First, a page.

When did the next intake take place?
I brought a small bottle to Spain with the ayahuasca left over from the ceremony. We took it here with friends, but it had no effect, so I concluded that it had to do with the session, the environment and the handling of certain energies that completely escaped me. From that moment on, ayahuasca began to arrive in Spain, with Dacio Mingrome, who came from [Santo] Daime, and of the few people who started that group, I was one of the few who had already taken ayahuaca. The rite that Dacio brought with him was very similar to the Daime, and I was very impressed by it. I had taken the plant with the Peruvian rite, which is how the people of Hermanosis still do it today. I had taken precisely with the grandfather of Winston Tangoa [the first master of the Hermanosis members], who was one of the last authentic shamans I knew, together with Solon, from Iquitos. When I drank with Dacio in Spain in 1989 I realised that the effects of the plant were similar to those I perceived in the Amazon, so that it was no longer the territory but a series of coadjutant factors. That was the beginning of a journey to make Dacio see that the design of the Daime was not appropriate for that group, so he changed the ritual and ayahuasca was spreading everywhere. In fact, when I made the trip to prepare ‘The Liquid Snake’ I found ayahuasca everywhere.
Let’s go back to that first meeting with Jacques Mabit, had he already opened Takiwasi or did he receive this ‘mandate’ from the plant there?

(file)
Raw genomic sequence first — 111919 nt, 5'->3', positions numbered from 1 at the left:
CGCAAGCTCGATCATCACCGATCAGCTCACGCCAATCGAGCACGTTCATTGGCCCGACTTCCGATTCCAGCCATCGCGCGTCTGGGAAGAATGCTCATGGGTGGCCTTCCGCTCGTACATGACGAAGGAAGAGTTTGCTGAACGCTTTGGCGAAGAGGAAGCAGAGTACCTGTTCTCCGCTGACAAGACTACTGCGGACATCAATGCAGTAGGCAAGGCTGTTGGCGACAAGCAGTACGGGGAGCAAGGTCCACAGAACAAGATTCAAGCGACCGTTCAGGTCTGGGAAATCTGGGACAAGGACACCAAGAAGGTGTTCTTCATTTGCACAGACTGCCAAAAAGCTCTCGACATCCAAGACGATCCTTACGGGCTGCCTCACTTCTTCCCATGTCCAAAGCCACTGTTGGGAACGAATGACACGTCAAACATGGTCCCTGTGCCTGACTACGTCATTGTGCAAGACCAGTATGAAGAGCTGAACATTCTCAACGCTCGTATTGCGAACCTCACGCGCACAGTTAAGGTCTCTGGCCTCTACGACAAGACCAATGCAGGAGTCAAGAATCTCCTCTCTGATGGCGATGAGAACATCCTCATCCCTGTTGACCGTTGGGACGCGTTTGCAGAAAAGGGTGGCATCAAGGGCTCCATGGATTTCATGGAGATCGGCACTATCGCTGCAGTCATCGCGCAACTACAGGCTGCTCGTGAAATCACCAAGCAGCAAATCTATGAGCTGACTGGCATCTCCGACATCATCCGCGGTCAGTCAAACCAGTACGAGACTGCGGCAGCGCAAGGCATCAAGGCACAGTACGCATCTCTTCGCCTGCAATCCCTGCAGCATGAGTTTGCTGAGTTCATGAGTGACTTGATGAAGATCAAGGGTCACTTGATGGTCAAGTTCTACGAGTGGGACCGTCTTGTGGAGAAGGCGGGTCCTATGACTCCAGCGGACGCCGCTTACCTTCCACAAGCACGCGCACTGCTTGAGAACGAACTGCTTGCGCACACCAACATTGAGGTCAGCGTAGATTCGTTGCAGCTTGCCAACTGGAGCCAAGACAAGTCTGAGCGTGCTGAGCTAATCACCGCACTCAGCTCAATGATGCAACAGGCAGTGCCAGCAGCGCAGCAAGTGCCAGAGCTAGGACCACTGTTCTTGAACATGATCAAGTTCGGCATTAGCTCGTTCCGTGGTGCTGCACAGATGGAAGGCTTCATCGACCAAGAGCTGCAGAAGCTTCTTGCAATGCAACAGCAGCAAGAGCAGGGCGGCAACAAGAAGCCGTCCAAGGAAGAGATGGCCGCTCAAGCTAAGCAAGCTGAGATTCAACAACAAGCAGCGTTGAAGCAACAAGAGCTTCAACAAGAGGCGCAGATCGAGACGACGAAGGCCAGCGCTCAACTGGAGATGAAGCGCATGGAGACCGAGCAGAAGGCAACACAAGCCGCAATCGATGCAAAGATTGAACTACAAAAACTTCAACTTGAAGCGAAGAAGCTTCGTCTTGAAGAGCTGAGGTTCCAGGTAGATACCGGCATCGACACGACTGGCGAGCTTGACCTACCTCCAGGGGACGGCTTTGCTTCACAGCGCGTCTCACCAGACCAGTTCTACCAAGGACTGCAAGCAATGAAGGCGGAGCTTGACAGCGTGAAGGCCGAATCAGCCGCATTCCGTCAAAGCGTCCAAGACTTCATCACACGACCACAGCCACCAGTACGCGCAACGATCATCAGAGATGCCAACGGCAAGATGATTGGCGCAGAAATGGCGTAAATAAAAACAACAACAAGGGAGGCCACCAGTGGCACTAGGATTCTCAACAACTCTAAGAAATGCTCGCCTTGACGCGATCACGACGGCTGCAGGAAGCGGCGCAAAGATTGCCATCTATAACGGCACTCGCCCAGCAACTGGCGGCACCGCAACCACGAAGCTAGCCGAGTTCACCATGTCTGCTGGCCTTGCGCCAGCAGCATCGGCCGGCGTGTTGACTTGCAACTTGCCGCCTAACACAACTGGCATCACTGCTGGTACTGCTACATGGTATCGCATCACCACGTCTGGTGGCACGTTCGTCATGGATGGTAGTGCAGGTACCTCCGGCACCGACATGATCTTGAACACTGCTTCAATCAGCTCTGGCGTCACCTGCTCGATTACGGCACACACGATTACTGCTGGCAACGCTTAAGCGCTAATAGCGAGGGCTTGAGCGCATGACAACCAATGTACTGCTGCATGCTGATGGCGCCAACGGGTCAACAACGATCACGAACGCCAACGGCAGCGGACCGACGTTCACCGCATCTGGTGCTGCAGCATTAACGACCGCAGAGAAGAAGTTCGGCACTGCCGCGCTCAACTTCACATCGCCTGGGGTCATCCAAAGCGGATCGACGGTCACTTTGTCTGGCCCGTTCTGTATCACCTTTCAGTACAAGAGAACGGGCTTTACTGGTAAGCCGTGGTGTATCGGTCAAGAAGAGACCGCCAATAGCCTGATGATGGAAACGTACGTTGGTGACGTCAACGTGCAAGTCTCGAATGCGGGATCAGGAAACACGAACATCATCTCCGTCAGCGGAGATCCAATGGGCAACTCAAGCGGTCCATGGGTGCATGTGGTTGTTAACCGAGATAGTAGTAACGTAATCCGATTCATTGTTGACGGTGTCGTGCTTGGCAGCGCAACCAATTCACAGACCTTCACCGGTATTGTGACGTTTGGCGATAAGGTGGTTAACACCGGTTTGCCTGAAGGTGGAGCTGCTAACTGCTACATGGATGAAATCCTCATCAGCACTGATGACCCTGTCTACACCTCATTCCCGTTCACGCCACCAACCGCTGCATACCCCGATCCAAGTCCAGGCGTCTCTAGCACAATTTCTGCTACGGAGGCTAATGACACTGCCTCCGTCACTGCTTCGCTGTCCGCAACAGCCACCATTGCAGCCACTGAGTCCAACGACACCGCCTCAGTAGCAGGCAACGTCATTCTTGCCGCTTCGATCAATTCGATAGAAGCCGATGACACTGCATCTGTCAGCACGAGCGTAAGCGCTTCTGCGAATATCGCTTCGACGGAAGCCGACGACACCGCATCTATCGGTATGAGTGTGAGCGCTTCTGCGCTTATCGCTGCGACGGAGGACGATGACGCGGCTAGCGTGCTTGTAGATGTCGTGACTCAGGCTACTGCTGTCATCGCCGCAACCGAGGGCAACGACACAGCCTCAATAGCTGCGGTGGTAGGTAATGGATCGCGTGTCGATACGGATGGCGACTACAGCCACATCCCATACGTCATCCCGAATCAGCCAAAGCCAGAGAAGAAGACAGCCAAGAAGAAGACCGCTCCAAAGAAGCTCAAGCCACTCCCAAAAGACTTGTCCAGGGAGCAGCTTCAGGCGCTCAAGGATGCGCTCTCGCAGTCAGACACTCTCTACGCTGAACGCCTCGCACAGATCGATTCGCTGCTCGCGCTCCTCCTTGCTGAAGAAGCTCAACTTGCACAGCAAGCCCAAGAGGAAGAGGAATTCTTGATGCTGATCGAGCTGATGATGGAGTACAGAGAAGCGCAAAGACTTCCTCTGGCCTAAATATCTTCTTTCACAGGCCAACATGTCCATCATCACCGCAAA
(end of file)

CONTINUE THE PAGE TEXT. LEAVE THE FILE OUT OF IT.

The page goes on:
No. He was in Lima and was looking for a place for Takiwasi. He had just received the revelation from ayahuasca that he was to work with addicts. People who are destined to work with the plant usually have an encounter with the guardian spirits in which they are ‘authorised’ to use the plant for certain purposes and according to certain rules. The following trips found him already in Tarapoto, starting to create Takiwasi, at first with very modest means, but then growing. I have been lucky enough to follow the process from its genesis, as well as the evolution of Jacques, who at the beginning was much less religious and now has a very Catholic streak.
Do you think, as Dennis McKenna says, that the plant kingdom has a plan for us and ayahuasca is its ambassador to mankind?
Obviously, this is a projection, because although one may have these certainties during the sessions and think that the plant world is sending a message to humanity, the truth is that this message is not getting through because the truth is that global warming and the destruction of the earth is happening at a rapid pace. Not only McKenna, but many botanists speak of the consciousness of forests. If we attribute to that intelligence an almost magical character, one may think that – indeed – it is sending a message. But, I insist, if it is true that it is sending a message, it is not getting through because we are getting worse and worse, reaching irreversible points. On the other hand, ayahuasca has become popular globally and there has been indiscriminate use and even abuse. We all have in mind cases such as Ayahuasca International or certain individuals who use ayahuasca for spurious purposes.